Dr. Peter Carbonaro - Notary

"Valletta... it's the Buzz"

Although Dr. Carbonaro lives in Sliema, his family is deep rooted in Valletta. His office on Old Treasury street in Valletta has been used by his family for 3 generations. His grandfather died in 1929 when there was very little social services around.  “It was a time of great hardship just before the crash,” he proclaims.  He left a widow and 3 very young children.  In 1954, his father graduated from University and succeeded in the legal business up until he died suddenly in 1990 which is when Peter took over the office.

A notary in Malta is different from the type of Notary found in the US and Canada. Here a notary is a general lawyer that can do anything such as the involvement in selling a property, liquidation of estates – essentially everything that does not require an appearance in the courts for litigation purposes. Dr. Carbonaro didn’t want to enter the legal field. He wanted to do everything except the law. At the time when he was in university, there were not a whole lot of options to him so he was “generally” pushed in this direction. He got set in his ways to he stayed put.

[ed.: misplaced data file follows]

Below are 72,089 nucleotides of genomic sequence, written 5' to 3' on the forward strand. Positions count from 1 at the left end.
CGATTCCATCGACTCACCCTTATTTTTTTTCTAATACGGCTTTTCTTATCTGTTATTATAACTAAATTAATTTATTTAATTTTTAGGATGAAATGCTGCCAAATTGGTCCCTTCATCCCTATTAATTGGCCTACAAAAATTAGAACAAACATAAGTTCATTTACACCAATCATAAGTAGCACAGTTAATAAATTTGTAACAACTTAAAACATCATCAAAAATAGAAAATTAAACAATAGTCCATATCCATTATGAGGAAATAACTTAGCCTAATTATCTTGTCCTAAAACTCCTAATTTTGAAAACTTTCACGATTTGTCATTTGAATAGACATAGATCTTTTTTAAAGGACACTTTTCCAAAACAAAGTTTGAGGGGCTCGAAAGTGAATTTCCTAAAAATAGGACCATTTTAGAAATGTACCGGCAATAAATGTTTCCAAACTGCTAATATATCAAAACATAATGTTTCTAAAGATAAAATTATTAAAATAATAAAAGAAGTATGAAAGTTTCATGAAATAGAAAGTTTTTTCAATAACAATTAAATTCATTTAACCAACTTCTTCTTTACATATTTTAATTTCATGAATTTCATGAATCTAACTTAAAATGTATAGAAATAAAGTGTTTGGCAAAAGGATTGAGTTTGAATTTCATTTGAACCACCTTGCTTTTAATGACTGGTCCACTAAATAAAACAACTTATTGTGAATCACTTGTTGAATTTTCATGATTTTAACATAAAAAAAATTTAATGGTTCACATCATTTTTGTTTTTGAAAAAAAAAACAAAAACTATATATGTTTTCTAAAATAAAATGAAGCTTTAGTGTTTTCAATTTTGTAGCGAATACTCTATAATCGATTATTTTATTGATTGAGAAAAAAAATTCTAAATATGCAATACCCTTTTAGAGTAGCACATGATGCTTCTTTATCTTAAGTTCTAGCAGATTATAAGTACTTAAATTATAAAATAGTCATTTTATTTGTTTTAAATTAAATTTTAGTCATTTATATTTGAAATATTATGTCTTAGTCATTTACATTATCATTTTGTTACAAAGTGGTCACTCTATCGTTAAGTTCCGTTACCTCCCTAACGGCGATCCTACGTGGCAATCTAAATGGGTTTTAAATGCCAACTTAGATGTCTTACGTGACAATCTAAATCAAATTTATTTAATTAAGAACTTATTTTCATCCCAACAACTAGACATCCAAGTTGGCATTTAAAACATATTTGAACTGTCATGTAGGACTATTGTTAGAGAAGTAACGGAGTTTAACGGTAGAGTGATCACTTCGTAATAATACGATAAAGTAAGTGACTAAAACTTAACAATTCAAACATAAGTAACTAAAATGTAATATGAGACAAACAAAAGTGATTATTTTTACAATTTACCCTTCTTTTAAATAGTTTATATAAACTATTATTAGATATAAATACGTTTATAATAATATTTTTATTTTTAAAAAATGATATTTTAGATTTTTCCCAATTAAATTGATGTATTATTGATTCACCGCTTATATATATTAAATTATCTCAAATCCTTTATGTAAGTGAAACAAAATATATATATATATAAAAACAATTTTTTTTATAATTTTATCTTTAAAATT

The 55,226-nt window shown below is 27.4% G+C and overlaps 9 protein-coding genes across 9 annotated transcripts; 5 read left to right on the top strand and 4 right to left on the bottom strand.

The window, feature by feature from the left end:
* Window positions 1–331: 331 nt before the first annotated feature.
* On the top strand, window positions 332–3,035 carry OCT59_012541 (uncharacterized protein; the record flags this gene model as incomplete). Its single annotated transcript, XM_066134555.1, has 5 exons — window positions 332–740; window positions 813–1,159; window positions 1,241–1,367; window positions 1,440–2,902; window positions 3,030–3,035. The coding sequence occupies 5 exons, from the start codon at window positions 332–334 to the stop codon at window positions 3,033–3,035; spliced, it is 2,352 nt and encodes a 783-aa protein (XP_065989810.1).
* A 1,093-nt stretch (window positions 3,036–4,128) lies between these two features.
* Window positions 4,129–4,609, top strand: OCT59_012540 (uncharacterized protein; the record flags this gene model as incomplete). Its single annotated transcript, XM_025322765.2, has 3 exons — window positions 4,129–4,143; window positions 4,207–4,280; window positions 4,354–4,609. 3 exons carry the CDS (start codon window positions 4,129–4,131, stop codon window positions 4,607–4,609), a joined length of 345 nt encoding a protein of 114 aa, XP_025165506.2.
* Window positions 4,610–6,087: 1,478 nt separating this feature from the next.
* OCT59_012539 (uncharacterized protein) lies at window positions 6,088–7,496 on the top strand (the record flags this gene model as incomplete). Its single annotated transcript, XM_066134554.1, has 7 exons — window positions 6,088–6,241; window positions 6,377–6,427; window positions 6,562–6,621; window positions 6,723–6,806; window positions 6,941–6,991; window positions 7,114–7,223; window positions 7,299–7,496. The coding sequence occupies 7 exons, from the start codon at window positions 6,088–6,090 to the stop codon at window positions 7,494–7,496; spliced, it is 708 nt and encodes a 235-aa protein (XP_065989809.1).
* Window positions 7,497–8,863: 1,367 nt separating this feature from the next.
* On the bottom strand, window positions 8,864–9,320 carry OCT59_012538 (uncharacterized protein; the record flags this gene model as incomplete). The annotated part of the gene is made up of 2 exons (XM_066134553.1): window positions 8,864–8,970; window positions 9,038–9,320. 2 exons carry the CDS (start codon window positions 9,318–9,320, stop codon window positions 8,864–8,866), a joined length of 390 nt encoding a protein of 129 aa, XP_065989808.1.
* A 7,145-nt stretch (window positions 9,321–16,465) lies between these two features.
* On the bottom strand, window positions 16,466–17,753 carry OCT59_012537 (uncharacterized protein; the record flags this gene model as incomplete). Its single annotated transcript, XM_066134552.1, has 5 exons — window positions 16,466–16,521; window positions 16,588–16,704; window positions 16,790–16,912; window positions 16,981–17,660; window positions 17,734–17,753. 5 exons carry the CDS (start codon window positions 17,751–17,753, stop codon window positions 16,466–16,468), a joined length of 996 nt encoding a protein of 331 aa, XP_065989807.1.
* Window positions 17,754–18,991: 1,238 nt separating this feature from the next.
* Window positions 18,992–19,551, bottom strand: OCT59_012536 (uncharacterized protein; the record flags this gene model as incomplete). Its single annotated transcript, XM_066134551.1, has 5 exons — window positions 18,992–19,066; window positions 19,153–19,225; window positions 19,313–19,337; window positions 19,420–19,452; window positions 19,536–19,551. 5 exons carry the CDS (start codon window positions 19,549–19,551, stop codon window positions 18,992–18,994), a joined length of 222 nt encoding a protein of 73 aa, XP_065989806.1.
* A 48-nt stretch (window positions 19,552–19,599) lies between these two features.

On the wall, there are transfers dating back to 1910.  He has even had requests that he needed to pull from a bound book from 1923. To my eyes, it’s lovely nostalgia but is a complete working office with all the visible elements. The original transfer records were all kept at Government Archives in Valletta but unfortunately the archives received a direct hit by an enemy bomb and most of the records were destroyed. So the records he has pre WWII are the only ones that exist. Marriage contracts, sale of a boat, – everything was done by Notaries in those days.  “The Notaries of Malta are the most trusted branch of the legal profession”.

Pictures on the wall are from Valletta in 1890.  There is one picture of the parish church of Zejtun on his wall.  He says he does a lot of work there and when people from Zejtun come to his office in Valletta, they find the picture comforting.  He also has a picture of a graduating class from 1910.  In the photo is his grandfather as well as his wife’s grandfather.

During his youth, he fondly remembers the Independence Riots, Easter devotions and running around to various offices with his day. He loves working in Valletta.  It’s “the buzz” as he puts it. He has his favourite places for coffee such as Caffe Cordina where they get his drink ready as soon as they see him.  For lunch, it’s whatever strikes his fancy. He sees himself doing this until he dies.

Excerpt from: “Valletta – A Personal City Guide by 8 tourist guides from Malta” Midsea books


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